wish to arrogate to myself any more than is justly my due,
and I do not want to degrade him. If he writes what is not
true, he will only expose himself. I bethink me of what
Job said, 'Oh that mine enemy would write a book!' " The
volume, however, was not published till three years after
Rennie's death; and it was not until the publication of
Sir John's work on Breakwaters, that his father's claims
as chief and responsible engineer of the lighthouse were
fairly asserted and afterwards fully and clearly established."
The second comment comes from a book by C. T. G. Boucher,
PhD, MSc.Tech' ARIBA, AMIStructE, Lecturer in the Manchester
College of Science and Technology and the University of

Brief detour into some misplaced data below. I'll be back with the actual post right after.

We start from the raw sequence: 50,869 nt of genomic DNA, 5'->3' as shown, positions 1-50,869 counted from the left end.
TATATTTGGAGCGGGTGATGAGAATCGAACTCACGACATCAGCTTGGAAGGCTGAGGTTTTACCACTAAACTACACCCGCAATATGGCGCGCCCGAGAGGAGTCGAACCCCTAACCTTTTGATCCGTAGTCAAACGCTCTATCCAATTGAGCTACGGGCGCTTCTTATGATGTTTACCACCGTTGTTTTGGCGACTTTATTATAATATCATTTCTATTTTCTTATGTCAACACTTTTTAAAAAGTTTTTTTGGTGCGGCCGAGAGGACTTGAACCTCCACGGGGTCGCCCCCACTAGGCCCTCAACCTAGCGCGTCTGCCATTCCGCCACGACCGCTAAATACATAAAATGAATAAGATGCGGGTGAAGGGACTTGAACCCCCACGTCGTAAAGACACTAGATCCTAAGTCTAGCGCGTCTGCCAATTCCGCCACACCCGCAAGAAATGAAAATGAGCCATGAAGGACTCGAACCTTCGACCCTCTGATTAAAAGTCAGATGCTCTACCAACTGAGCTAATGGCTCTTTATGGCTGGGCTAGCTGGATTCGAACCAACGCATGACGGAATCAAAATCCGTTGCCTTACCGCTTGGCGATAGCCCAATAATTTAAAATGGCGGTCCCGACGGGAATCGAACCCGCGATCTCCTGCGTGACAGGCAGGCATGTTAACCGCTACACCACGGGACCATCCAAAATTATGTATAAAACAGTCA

Manchester: "John Rennie 1761-1821 - The Life and Work of
a Great Engineer" (Manchester UP, 1963).
After a detailed study of the arguments For and Against
he assesses three major issues:
"Firstly, with respect to the actual design, both
engineers agree in describing the lighthouse as being a
copy of Smeaton's Eddystone tower with sundry improvements
in details and dimensions, so that only a moderate degree
of credit attaches to the actual preparation of the design.
It is quite certain that Rennie prepared a design and submitted
this to the N.L.C. and this was the design upon which the
estimate was based and Parliamentary sanction obtained.
It was, however, supplementary to Stevenson's earlier drawing,
which it did not supersede as regards constructional details
but only with respect to dimensions and appearance. In the